At Song Discovery, we are searching for songs that can become the sung prayers of a congregation, and as such these songs are vastly important. It is good to critically evaluate worship music so that songwriters are bringing the best possible song, on all levels, to their worshiping community.
We have made every effort to make sure the things you care about are part of the refining process, ensuring that this resource is optimized so that all the time you give to it has immediate and sought after results. Here are some of the things that are our priorities, so that you are best served as you lead and serve your worshiping community.
Below are the criteria used for appraising the songs submitted to Song Discovery.
The first thing that we look for when gathering songs for Song Discovery is, simply, a tune that can be sung congregationally.
There is not a single blanket worship song that every church will feel is a perfect fit. There are some that are close, but every church and congregation is on their own journey. Some are start-ups; others have traditions that last over a hundred years. Some churches have worship teams that are completely made up of professional musicians, but more often the team is full of volunteers. When you listen to each Song DISCovery volume, you will notice two things: we aim for diversity in styles and we aim for songs that volunteer musicians can pull off. Every team needs to feel a sense of accomplishment, and including a song that is only attainable by the best of musicians would be a mistake.
2. Production Quality
Songs on Song Discovery must be able to stand side-by-side with high quality recordings.
We want to be fair to the songwriter and present their song in the best light. We also have promised you that we pick the best of the best, and we do not modify the production in any way—how we hear it is how we present it to you. We certainly believe that rough songs have potential, but we are not in the business of fixing rough edges. And we also believe that, for many listeners, the rough edges will distract from the message of the song. This doesn’t mean that every song has to be layered with sound and produced at a professional studio. If you have a piano-vocal that you produced on your computer, and it sounds good, we will consider it.
3. Style Diversity
We are looking for songs that span the sung-prayer spectrum.
We serve 20,000 worship communities each with a diverse worship culture; a singular style preference cannot be the evaluative deciding factor. Rather, we listen for songs that can be adapted or that have a diverse take on sung offerings. As well, we believe that every church could do with a bit of pushing the boundaries of their style preferences. If you are a church that typically leads band-driven anthems, maybe try take a listen to the contemplative songs on this site to explore new prayer territory.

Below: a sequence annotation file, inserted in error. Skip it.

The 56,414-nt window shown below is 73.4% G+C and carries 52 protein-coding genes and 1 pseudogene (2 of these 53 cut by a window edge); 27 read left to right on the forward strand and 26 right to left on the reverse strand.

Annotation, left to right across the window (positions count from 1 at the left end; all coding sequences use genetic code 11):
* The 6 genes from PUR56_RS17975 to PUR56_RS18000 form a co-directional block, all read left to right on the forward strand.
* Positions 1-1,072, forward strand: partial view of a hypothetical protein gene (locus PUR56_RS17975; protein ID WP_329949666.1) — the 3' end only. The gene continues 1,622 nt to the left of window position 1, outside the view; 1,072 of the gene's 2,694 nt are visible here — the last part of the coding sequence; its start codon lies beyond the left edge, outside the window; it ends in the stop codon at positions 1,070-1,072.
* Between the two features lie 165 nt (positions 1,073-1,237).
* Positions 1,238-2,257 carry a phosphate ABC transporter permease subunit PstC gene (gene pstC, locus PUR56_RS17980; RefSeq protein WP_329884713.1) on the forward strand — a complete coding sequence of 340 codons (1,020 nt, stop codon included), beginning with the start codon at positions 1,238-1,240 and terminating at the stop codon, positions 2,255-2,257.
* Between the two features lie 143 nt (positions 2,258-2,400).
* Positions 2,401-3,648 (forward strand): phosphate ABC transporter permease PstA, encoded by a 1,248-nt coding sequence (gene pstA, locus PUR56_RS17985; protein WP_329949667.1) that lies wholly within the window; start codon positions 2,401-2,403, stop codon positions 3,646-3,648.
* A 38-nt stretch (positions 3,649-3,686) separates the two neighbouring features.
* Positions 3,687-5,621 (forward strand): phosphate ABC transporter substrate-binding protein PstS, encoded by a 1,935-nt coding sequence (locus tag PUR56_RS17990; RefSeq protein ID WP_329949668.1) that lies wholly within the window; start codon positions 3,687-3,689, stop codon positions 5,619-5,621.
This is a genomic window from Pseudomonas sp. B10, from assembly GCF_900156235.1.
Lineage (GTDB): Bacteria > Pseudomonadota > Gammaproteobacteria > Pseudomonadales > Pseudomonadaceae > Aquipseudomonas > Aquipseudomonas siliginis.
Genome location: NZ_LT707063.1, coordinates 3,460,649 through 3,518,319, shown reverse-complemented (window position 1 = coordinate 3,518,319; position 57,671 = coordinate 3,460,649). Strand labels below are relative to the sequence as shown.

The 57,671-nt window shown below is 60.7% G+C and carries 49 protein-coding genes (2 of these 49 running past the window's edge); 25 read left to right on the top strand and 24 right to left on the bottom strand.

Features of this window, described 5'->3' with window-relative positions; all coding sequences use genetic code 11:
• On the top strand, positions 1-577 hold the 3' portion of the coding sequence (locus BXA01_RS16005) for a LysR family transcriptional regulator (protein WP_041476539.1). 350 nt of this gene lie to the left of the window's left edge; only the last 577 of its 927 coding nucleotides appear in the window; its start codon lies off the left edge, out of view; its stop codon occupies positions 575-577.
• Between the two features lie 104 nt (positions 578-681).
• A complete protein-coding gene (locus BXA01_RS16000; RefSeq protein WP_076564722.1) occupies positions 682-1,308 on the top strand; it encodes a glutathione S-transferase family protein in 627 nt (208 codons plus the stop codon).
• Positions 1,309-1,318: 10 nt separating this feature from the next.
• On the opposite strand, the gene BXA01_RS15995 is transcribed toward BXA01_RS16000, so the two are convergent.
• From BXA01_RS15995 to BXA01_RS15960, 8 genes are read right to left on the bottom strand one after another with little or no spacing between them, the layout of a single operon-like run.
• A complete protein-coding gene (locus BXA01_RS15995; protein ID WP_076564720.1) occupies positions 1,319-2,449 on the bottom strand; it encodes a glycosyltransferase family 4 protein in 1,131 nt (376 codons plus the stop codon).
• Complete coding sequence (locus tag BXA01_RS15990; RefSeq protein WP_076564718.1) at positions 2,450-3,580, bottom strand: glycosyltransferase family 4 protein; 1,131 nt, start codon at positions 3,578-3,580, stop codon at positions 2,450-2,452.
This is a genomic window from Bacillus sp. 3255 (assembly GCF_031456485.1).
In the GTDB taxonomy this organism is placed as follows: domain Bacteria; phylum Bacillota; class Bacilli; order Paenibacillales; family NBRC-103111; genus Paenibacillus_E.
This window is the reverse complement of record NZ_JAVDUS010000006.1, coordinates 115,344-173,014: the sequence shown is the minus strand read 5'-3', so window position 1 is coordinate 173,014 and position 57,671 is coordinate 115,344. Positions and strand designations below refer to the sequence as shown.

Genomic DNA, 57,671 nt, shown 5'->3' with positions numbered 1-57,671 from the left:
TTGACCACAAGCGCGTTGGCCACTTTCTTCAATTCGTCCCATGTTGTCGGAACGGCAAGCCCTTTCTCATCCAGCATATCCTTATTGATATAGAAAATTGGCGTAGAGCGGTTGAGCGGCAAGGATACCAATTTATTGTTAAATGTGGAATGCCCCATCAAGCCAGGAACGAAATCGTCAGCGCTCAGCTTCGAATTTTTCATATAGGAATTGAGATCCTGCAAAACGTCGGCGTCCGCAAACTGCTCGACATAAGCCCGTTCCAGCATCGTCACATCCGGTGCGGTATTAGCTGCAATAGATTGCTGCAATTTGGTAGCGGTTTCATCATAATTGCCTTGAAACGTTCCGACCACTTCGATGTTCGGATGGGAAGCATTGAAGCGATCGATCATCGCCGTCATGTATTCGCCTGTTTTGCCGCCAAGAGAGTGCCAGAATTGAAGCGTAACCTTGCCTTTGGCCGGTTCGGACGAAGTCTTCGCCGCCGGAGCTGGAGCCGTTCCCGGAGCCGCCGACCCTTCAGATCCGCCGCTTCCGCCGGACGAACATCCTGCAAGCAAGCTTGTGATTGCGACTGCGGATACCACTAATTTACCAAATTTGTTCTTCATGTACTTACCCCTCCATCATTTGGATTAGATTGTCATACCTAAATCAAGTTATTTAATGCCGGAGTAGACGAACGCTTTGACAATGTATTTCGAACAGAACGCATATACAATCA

4. Worship Function
Our primary goal is to find songs that are suitable for a service of worship.
We do love Christian music of all kinds, but we are primarily looking for songs that are to God and about God. Worship songs. As well, the song needs to serve a function in the worship service: offertory, communion, main congregational worship portion of the service, benediction, choral, special number and so on. The art of songwriting for worship is a skill and a talent.
5. Lyrical Poetry
We love fresh words, metaphors, and language that helps us discover God in a new light.
We are always on the hunt for songs that allow worshipers to offer their praise and worship in a new and unique (but not too unique) way. We look for songs that contain fresh metaphors and language and move listeners to discover aspects of God’s character in new ways. There are so many Christian cliches available, but we are looking for songs that are able to create new language and descriptions of God.
6. Theological Content
We are looking for songs that are biblical.
Above all else this criterion is most important. We need to make sure the lyrical content is doctrinally sound. What truth is it speaking to the congregation? And is this what we want to present to congregations to be sung over people in worship services? It is always a good idea to present your songs to your pastor or theology professor before sending songs to Song DISCovery. If we find ourselves asking, “Just what does that mean?” And not coming up with a clear answer, then the song may suffer from theological confusion. Claerity. Purpose. Scriptural. These are pivotal to powerful worship songs.